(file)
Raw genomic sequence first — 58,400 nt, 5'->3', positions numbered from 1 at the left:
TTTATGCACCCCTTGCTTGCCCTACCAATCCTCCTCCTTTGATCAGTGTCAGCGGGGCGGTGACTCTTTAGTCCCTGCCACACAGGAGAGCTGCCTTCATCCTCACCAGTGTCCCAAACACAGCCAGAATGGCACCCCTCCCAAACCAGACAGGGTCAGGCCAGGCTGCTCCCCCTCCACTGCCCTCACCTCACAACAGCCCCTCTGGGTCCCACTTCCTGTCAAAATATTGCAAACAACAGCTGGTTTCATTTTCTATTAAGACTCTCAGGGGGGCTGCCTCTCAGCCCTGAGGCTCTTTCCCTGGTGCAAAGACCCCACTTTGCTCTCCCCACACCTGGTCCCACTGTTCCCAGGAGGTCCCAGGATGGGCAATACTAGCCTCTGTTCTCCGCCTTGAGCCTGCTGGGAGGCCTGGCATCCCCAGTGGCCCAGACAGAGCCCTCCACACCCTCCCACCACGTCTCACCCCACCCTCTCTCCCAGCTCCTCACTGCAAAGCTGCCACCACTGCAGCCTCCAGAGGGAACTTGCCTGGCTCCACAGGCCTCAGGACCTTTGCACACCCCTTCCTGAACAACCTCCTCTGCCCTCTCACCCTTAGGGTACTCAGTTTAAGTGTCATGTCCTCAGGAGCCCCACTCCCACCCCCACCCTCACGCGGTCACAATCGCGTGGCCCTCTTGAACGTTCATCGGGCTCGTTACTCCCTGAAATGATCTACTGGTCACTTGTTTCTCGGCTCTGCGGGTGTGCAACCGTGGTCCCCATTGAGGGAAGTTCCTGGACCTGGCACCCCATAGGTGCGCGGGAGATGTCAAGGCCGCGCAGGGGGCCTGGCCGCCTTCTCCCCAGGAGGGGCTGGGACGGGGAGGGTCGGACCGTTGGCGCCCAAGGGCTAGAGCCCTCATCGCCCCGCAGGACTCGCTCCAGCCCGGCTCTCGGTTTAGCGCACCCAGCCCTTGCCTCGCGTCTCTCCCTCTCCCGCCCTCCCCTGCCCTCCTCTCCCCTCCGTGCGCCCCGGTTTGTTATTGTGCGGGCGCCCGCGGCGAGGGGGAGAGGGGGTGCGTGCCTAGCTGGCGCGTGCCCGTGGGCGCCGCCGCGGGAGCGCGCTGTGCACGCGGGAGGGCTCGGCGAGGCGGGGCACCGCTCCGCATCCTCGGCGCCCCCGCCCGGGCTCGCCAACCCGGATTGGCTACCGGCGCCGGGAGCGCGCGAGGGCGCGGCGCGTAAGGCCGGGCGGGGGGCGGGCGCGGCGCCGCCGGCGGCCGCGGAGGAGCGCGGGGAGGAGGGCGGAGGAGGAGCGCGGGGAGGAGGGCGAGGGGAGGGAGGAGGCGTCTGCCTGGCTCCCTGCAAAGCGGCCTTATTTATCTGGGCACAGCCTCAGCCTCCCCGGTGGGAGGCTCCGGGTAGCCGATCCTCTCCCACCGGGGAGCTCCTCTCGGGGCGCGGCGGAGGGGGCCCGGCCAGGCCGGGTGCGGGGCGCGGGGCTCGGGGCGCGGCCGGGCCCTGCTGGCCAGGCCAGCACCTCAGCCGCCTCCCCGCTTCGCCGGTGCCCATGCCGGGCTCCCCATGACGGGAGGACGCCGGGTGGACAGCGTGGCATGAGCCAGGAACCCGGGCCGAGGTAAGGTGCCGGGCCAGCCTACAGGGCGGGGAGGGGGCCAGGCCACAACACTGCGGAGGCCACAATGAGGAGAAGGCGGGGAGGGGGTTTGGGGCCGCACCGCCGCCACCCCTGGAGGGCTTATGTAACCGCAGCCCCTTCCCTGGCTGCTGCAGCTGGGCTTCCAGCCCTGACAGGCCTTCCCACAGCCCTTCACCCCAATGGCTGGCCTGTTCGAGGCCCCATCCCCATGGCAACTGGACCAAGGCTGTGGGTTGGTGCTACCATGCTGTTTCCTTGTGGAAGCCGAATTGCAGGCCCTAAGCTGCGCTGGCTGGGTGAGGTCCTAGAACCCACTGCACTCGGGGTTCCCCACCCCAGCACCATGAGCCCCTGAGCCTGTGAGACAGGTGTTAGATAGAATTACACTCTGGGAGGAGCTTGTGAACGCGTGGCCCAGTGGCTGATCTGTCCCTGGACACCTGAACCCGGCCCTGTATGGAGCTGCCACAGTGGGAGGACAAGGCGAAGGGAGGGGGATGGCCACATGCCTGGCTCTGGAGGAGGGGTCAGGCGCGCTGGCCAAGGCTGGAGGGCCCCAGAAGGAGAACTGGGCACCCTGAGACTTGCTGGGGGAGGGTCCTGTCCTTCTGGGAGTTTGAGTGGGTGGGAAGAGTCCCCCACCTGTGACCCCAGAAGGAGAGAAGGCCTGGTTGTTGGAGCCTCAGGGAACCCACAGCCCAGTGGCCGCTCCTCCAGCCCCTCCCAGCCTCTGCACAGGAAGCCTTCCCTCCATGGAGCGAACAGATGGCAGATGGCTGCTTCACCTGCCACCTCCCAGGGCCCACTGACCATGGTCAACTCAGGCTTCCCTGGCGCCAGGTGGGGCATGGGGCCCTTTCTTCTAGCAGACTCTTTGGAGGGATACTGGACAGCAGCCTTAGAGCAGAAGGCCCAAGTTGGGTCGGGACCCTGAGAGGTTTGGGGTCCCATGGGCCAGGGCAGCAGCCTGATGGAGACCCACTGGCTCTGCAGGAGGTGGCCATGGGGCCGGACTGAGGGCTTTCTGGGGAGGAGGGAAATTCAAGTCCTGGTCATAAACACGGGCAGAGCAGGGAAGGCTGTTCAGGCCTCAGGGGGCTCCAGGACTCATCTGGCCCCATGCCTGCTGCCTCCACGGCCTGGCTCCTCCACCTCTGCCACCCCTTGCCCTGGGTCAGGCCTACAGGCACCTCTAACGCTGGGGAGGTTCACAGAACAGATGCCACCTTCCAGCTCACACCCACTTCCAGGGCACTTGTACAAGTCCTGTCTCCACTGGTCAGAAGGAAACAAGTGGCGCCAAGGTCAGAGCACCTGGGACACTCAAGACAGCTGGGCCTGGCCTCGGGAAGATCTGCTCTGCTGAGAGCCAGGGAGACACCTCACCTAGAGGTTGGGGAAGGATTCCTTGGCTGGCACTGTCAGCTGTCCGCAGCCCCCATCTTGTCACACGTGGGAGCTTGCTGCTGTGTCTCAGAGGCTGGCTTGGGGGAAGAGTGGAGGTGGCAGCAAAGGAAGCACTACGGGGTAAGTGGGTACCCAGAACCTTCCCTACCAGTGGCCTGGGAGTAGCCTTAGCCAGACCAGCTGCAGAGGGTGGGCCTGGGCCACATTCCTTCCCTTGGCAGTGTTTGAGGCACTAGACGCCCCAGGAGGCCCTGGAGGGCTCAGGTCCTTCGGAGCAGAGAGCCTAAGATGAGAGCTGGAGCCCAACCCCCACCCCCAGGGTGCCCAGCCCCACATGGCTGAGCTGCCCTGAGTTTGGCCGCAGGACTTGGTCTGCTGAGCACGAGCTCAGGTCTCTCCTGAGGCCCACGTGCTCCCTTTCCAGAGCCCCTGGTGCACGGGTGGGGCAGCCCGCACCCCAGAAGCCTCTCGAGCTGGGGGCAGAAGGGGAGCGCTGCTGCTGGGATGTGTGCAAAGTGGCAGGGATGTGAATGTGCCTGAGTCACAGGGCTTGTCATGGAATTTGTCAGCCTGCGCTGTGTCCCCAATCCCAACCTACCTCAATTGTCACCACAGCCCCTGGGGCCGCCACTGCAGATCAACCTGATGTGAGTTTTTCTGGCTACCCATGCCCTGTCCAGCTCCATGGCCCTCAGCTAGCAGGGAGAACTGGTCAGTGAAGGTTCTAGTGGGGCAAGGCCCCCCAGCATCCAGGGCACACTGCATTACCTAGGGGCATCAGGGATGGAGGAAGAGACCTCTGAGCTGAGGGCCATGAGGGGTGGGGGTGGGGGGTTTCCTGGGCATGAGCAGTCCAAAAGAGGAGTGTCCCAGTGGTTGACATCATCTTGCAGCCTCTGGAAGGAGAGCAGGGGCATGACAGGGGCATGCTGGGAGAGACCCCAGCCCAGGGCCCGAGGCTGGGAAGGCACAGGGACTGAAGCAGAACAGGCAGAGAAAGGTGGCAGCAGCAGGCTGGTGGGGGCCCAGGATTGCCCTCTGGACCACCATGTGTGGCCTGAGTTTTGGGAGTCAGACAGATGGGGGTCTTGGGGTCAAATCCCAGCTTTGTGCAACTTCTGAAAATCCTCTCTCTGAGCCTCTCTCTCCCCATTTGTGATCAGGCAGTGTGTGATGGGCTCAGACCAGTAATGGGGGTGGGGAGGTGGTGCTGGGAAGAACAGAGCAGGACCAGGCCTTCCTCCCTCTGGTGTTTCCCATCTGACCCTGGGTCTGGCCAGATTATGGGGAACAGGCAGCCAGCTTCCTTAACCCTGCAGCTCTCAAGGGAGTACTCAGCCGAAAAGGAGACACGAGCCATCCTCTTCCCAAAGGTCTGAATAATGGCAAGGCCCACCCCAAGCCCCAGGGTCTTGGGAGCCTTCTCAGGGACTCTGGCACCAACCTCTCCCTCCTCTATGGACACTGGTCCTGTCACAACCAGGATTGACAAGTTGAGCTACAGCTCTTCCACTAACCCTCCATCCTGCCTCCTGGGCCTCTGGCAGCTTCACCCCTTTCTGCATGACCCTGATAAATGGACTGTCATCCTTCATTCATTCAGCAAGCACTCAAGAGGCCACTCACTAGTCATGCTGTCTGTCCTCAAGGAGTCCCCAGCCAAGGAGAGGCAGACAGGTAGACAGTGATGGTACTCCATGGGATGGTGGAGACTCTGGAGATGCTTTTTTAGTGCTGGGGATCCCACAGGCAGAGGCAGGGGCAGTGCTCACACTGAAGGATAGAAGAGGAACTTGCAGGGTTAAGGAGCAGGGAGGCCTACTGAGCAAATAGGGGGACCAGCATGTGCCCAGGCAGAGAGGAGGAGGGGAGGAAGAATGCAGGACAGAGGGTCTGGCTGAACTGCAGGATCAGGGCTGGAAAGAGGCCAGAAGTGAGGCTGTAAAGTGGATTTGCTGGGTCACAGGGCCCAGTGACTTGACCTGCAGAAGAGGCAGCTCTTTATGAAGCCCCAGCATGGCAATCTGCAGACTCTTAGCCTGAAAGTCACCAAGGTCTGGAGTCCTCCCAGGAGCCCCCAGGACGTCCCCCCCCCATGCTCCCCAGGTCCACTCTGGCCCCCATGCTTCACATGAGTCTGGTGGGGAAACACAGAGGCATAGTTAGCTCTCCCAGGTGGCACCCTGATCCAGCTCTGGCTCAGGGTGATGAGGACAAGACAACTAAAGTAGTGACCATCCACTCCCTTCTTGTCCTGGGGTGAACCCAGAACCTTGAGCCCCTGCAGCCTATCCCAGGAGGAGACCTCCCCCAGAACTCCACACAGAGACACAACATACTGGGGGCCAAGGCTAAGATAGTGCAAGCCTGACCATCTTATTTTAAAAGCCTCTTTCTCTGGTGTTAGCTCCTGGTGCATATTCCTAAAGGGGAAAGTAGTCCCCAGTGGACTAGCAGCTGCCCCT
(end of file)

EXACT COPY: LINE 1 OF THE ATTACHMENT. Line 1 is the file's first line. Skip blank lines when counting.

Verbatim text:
Raw genomic sequence first — 58,400 nt, 5'->3', positions numbered from 1 at the left: